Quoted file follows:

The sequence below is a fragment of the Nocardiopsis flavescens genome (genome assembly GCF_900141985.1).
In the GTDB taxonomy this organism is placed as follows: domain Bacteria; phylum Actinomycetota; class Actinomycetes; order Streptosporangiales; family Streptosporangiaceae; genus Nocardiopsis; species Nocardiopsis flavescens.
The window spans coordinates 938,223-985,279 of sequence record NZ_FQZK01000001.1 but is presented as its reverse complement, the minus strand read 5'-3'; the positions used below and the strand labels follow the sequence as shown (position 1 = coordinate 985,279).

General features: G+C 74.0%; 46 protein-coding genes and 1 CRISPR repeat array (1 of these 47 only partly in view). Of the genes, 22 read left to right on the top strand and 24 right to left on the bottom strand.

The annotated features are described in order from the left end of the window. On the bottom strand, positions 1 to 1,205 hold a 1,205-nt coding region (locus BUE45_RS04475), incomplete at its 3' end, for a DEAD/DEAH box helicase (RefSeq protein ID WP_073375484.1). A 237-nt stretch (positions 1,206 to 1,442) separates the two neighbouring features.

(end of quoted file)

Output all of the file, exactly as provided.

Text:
The sequence below is a fragment of the Nocardiopsis flavescens genome (genome assembly GCF_900141985.1).
In the GTDB taxonomy this organism is placed as follows: domain Bacteria; phylum Actinomycetota; class Actinomycetes; order Streptosporangiales; family Streptosporangiaceae; genus Nocardiopsis; species Nocardiopsis flavescens.
The window spans coordinates 938,223-985,279 of sequence record NZ_FQZK01000001.1 but is presented as its reverse complement, the minus strand read 5'-3'; the positions used below and the strand labels follow the sequence as shown (position 1 = coordinate 985,279).

General features: G+C 74.0%; 46 protein-coding genes and 1 CRISPR repeat array (1 of these 47 only partly in view). Of the genes, 22 read left to right on the top strand and 24 right to left on the bottom strand.

The annotated features are described in order from the left end of the window. On the bottom strand, positions 1 to 1,205 hold a 1,205-nt coding region (locus BUE45_RS04475), incomplete at its 3' end, for a DEAD/DEAH box helicase (RefSeq protein ID WP_073375484.1). A 237-nt stretch (positions 1,206 to 1,442) separates the two neighbouring features.